A Different Aristotle Emerges

Ulrich von Wilamowitz-Moellendorff,

History of Classical Scholarship (trans. Alan Harris):

“A different Aristotle emerged from Aristotle the logician, who alone so far was familiar, and was received in some quarters with enthusiasm, in others with misgiving. The effect was remarkable, particularly in England. John of Salisbury, Robert Grosseteste, and above all Roger Bacon were men of surprisingly wide knowledge; Bacon in particular was inspired with daringly original ideas. The church was not yet ready to tolerate this development, however, and was still able to subordinate everything to its own system, which was authoritatively defined for orthodox Catholicism by Thomas Aquinas. What chiefly concerns us here is that no study of the Greek language, nor indeed anything that so much as prepared the ground for an interest in history or scholarship, emerged from it all. The trouble was lack of contact with the originals, and in the specialist literature not a glimmer of the specifically Hellenic quality – in other words, of the nobility of beauty and art – was to be seen.”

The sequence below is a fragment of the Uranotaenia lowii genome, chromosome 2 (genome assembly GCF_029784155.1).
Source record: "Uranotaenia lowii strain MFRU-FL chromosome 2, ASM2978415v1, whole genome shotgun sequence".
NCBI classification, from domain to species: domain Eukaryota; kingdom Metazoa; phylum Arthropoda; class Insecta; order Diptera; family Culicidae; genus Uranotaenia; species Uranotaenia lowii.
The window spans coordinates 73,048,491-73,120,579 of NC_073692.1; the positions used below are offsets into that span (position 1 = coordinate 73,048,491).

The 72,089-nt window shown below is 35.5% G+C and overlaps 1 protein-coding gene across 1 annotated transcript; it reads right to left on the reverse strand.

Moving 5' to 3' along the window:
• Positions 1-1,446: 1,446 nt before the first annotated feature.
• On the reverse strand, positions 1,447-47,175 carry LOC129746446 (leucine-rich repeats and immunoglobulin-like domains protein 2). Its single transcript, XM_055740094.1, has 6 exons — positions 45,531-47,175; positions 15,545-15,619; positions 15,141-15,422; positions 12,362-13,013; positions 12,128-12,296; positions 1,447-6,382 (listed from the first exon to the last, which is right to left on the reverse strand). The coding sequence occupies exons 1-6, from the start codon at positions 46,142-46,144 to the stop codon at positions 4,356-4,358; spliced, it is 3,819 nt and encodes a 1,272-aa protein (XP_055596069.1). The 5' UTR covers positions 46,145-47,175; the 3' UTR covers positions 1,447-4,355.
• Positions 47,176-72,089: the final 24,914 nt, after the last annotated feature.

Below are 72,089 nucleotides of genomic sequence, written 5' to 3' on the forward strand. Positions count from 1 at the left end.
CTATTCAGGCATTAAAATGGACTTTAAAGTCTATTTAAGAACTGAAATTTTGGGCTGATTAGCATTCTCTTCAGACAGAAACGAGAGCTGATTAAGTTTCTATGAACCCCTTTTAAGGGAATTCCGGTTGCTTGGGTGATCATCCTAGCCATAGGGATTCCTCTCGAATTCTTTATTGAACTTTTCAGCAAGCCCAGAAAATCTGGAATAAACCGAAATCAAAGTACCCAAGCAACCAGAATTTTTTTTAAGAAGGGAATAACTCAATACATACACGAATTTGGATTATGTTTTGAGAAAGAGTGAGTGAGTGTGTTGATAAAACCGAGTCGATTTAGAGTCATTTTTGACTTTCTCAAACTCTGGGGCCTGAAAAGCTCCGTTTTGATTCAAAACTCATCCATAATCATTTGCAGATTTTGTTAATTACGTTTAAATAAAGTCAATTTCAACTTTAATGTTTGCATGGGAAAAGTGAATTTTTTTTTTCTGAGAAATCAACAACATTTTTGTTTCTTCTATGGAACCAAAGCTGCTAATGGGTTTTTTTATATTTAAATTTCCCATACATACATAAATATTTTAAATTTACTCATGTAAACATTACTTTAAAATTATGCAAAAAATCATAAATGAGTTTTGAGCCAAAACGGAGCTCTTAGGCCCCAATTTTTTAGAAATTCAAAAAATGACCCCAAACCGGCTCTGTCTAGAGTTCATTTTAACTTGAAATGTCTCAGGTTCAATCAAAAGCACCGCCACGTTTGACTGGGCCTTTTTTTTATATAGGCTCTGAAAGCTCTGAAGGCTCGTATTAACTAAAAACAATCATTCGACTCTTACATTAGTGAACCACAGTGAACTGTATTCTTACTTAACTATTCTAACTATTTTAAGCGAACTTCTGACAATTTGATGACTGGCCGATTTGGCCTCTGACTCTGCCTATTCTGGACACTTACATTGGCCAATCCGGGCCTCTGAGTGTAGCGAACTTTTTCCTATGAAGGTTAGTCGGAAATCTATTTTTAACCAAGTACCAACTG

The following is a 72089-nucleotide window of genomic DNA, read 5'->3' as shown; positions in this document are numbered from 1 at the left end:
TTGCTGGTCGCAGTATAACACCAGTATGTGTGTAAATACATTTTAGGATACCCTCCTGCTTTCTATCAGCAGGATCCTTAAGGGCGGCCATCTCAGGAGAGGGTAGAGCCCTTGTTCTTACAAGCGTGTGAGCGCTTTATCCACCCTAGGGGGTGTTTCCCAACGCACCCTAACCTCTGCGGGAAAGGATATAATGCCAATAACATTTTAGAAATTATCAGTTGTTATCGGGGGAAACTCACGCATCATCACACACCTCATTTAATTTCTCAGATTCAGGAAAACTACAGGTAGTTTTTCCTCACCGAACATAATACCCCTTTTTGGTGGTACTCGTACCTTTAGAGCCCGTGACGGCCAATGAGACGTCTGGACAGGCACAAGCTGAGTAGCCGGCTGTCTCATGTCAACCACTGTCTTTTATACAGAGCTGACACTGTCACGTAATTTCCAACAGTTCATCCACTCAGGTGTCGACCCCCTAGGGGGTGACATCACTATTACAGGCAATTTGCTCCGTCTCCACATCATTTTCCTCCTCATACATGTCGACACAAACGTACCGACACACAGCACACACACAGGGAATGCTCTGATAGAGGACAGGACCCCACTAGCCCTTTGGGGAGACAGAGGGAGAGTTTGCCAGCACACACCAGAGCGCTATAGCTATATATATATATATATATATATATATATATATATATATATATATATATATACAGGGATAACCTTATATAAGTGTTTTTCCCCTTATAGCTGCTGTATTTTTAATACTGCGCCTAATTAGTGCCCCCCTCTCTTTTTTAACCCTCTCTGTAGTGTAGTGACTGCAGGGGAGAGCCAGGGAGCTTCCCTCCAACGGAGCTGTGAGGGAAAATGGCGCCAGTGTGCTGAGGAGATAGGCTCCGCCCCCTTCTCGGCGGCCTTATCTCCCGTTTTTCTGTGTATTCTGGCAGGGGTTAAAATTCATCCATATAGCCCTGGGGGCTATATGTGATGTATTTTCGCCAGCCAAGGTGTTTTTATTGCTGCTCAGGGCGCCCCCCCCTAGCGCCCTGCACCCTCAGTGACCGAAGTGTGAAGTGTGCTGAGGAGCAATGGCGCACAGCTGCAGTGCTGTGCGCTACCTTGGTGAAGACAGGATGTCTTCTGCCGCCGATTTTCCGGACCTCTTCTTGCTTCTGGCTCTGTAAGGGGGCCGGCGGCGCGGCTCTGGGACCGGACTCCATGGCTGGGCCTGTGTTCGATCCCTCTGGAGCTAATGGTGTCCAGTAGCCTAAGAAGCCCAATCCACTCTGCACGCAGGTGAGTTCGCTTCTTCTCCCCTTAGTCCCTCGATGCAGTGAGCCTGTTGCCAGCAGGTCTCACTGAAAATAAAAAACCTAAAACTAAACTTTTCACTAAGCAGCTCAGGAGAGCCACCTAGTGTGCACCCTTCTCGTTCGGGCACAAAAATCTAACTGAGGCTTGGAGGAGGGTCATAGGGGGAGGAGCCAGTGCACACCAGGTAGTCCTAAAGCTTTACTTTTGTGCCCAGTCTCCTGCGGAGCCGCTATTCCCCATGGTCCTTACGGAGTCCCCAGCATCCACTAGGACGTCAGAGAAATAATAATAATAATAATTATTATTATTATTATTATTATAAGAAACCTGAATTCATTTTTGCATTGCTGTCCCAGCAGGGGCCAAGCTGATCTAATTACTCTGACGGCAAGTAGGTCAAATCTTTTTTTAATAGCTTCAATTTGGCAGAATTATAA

Woodcut of Aristotle ridden by Phyllis by Hans Baldung

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